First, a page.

Ever go to a restaurant where they have a fish tank with lobsters swimming around? The helpless creatures are just waiting for the inevitable pot of boiling water. They’re only in there for show and are going to be eaten eventually.

Batters facing Florida Marlins ace Josh Johnson this season can empathize with those helpless premium dinner entrees. They can slap, bunt, and swing all they want. They can extend the at-bat with foul balls. They can take their sweet old time going in and out of the box trying to break the pitcher’s momentum.

No matter what they do they can’t hit Josh Johnson.

Johnson has cooked batters this season to the tune of 130 strikeouts against 128 innings of work with a 1.62 ERA, and a 10 – 3 record on an average club. The Marlins are currently in the middle of the pack in the NL with a 45-47 record, 9.0 games back in the N.L. East. Additionally the Marlins have one of the worst defensive units in baseball. With 72 errors thus far, they only trail the Nationals (77).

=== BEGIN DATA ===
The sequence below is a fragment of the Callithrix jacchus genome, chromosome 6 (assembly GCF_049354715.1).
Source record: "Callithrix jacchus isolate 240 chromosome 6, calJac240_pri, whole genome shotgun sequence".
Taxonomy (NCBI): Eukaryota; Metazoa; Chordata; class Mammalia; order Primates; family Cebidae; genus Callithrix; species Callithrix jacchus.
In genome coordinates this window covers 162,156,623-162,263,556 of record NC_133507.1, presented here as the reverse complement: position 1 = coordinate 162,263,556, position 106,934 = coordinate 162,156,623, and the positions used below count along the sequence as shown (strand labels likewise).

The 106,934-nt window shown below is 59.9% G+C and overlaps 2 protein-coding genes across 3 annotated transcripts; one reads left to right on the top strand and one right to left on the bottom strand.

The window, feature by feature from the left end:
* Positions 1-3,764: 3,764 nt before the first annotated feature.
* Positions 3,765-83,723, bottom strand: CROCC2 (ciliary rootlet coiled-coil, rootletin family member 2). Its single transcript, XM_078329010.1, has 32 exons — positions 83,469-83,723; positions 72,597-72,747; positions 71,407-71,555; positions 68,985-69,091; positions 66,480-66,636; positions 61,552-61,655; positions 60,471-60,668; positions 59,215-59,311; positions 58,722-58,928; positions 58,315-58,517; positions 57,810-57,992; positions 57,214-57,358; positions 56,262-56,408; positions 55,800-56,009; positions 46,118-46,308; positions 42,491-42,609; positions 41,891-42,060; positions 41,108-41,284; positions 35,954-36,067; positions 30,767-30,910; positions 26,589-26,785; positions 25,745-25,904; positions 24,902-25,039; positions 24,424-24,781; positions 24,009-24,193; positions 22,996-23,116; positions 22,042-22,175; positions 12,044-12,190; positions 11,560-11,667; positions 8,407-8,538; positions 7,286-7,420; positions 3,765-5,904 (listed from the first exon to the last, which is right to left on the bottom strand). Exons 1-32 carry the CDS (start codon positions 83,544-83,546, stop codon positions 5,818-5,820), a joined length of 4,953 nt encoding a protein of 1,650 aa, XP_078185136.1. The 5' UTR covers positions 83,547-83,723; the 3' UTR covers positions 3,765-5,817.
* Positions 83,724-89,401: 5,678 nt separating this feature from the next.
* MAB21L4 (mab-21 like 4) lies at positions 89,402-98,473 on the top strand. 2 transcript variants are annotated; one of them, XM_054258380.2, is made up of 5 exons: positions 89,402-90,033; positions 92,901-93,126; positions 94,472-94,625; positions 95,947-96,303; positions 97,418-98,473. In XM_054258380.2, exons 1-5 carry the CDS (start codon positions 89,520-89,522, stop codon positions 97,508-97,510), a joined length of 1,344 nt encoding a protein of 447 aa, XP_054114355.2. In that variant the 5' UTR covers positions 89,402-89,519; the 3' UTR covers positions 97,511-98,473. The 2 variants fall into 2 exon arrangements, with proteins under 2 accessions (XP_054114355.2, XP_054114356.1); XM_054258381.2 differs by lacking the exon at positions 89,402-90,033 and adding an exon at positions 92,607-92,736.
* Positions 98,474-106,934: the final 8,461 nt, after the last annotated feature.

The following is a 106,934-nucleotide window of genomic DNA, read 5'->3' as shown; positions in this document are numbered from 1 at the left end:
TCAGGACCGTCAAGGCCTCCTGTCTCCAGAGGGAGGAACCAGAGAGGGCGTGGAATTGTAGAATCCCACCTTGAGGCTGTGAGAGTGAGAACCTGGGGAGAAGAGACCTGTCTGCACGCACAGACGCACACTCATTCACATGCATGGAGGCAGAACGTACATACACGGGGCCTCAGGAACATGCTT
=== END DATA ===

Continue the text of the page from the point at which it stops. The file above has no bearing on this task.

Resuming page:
Whether it’s a 96 mph fastball, a vicious slider, or a sinking change-up, players aren’t going to touch first base often and rarely, if ever, cross home plate when JJ is pitching.

In his 19 starts this season he has given up more than two runs a mere three times. Three! The most runs he gave up all season was four, and that was in the season opener against the Mets in April.

Johnson is gaining steam towards his first Cy Young. The Rockies’ Ubaldo Jimenez has been struggling of late.

His case will only strengthen if the Marlins turn it out around in the second half and close in on the division. Regardless, he is having one of the best seasons in recent history.

Johnson’s 2010 season has a chance to go down as one of the best of the decade for a starting pitcher.

Pedro Martinez’s 2000 season, when he went 18-6 with a 1.74 ERA and 284 strikeouts, comes to mind, as does Randy Johnson in 02′, when he went 24-5 with a 2.32 ERA and an amazing 334 strikeouts.

To say that Johnson’s year thus far isn’t on par with those legendary marks in baseball history is blasphemy.

Johnson is easily among the top three pitchers in all of baseball, and arguably the best. The fact that he’s still just 26 years old just isn’t right. The guy is going to get even better.

Terrifying, I know.

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